Following their disappointing performances, NTH made multiple roster moves, starting with the benching of ReyzyGG and the release of Taida. In their place for NTH’s LCQ run were Rei “Lykq” Yokoyama from NAKED and Reichi “L1ng” Baba from FENNEL player. Only team captain satuki stayed from the moves, as the new iteration of NTH once again cleared their way through the LCQ without any problems, punching their LAN ticket by coming second, only beaten by Crazy Raccoon.
The third time may be the charm for NORTHEPTION, who look to a new LAN run, complete with an overhauled roster. NTH’s tenacity and competitive fire to keep trying despite hitting their all-time lows could be the key to their success, motivated by having nothing to lose, but everything to gain.
South America has had a tumultuous season, especially when you consider the path of their best player, Felipe “Elysium” Zapata’s status. Team Singularity stood out as the best SA team throughout Split One by a wide margin, directly competing with the best international teams and placing 11th at the Split One Playoffs. However, the entire region would be shaken when Elysium announced his retirement following the Split, after three years with the team.
Team Singularity would bring in Matheus “B1N” Ribeiro from GØDFIRE to replace Elysium, but would ultimately fail to qualify for the Split Two Playoffs, after taking seventh place in the Pro League, two spots off from another LAN appearance.
Despite not making the Split Two Playoffs, Team Singularity earned enough circuit points to directly qualify for the Championship. Four days after the Playoffs, SNG made one of the biggest roster changes leading up to Champs, as Singularity returned from retirement, once again ready to lead his team on an international stage.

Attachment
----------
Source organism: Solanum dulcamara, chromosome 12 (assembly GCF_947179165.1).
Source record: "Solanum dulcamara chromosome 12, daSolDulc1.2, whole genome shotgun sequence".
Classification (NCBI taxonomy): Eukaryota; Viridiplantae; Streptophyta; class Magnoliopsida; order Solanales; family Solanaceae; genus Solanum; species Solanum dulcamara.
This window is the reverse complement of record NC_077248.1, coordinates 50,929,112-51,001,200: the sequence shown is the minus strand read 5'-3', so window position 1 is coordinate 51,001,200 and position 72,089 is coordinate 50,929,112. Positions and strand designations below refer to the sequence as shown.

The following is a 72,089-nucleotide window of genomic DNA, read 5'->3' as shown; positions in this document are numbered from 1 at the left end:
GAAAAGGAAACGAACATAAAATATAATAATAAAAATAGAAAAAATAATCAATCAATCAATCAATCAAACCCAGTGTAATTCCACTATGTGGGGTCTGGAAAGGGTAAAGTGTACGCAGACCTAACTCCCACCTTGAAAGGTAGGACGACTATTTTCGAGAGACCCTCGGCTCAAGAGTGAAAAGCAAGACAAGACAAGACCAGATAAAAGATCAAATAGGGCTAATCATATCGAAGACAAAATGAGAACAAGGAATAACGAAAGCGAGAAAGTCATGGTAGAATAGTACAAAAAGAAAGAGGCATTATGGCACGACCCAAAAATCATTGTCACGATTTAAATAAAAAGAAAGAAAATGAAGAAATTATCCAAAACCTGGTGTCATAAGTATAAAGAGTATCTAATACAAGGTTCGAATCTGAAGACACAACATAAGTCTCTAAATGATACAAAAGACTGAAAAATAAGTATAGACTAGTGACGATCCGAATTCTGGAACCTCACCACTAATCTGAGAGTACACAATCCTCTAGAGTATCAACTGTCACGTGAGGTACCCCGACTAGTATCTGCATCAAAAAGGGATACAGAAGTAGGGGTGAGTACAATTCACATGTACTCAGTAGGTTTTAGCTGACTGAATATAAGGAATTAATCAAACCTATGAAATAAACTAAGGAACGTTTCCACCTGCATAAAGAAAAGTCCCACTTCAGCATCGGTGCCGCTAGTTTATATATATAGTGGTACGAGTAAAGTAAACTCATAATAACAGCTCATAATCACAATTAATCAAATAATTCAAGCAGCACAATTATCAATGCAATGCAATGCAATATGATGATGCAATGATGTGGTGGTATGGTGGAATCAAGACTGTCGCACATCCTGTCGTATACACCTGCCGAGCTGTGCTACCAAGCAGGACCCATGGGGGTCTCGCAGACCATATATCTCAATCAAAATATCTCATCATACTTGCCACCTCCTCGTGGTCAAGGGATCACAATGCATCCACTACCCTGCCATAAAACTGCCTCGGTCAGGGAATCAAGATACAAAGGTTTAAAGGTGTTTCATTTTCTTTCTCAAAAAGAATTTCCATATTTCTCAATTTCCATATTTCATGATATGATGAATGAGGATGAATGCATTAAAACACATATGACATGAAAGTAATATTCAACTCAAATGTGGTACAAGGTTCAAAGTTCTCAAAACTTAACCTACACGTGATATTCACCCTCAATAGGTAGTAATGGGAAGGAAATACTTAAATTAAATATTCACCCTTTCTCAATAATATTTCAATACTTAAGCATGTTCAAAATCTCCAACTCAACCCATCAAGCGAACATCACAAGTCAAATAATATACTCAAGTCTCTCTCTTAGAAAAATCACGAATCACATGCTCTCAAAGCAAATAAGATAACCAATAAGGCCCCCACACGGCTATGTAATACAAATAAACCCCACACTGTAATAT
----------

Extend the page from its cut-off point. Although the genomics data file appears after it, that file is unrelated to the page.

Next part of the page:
South America has always been seen as one of the weakest regions in the ALGS, sending only three teams to the Championship, with Team Singularity as the only representative qualifying via circuit points. However, Elysium has already proven his ability to lead all the way to the Match Point Finals, and his return to the roster could be the exact motivation SA needs for their best-ever LAN performance.
Moist Esports has stood as one of APAC-S’ powerhouse contenders, having attended every single domestic and international Match Point Finals since their signing on Sept. 6th, 2022. Known as one of the fastest rotating teams in the world, MST knows how to find their spot in the ring, and hold it down against invading teams, leading to advantageous final ring pulls and effective cleanup plays. MST tops their region for individual kill stats, and constantly shows up in every stage of any tournament, with sixth and seventh-place finishes at the Split Playoffs.
However, despite their successes, the roster would not fully stick together for the Championship, as Dylan “Prycyy” Price would part ways with MST following the Split Two Playoffs to step away from Apex, stating that the timing of his announcement would give the org enough time to find a new third for the Championship. Two weeks later, MST would acquire Cameron “Fussy” Clark from fellow APAC-S ONIC Esports, who had placed just behind MST at the Split One Playoffs in seventh.
Despite the sudden departure of Prycyy from the org, MST has had more than enough time to practice with and adjust to Fussy taking his place on the main roster. With their history of success, a fresh face on one of Apex’s most consistent rosters could prove the difference in breaking into the top five at the Match Point Finals or finally winning a LAN title.
The ALGS Championship starts on Wednesday, Sept. 6, at 4am CT (10am BST) with Groups A and B, featuring teams like TSM, Fnatic, XSET, and DSG in the opening set of the tournament.
About the author
Freelance Writer for Dot Esports covering Apex Legends, League of Legends, and VALORANT. Justin has played video games throughout all of his life, starting his esports writing career in 2022 at The Game Haus. When he’s not spectating matches, he can easily be found grinding the ranked ladder.